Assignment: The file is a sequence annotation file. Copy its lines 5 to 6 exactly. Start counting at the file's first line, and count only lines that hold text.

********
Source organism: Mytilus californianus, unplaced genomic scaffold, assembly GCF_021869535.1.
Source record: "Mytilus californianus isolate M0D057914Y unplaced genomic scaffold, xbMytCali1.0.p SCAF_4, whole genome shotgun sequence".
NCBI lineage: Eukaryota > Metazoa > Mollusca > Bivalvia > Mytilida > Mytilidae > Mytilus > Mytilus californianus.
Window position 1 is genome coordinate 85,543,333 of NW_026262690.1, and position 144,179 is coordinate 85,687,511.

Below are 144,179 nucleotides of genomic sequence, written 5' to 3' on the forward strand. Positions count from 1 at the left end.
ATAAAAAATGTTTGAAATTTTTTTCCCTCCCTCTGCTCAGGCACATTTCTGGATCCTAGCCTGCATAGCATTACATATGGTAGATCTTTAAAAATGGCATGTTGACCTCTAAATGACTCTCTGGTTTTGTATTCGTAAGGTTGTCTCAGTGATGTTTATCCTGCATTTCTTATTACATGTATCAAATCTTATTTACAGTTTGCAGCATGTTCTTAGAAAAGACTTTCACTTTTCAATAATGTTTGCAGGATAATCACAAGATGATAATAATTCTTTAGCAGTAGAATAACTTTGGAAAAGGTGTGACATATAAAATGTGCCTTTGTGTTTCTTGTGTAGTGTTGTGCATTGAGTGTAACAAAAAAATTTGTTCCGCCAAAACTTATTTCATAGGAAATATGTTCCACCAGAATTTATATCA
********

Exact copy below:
Below are 144,179 nucleotides of genomic sequence, written 5' to 3' on the forward strand. Positions count from 1 at the left end.
ATAAAAAATGTTTGAAATTTTTTTCCCTCCCTCTGCTCAGGCACATTTCTGGATCCTAGCCTGCATAGCATTACATATGGTAGATCTTTAAAAATGGCATGTTGACCTCTAAATGACTCTCTGGTTTTGTATTCGTAAGGTTGTCTCAGTGATGTTTATCCTGCATTTCTTATTACATGTATCAAATCTTATTTACAGTTTGCAGCATGTTCTTAGAAAAGACTTTCACTTTTCAATAATGTTTGCAGGATAATCACAAGATGATAATAATTCTTTAGCAGTAGAATAACTTTGGAAAAGGTGTGACATATAAAATGTGCCTTTGTGTTTCTTGTGTAGTGTTGTGCATTGAGTGTAACAAAAAAATTTGTTCCGCCAAAACTTATTTCATAGGAAATATGTTCCACCAGAATTTATATCA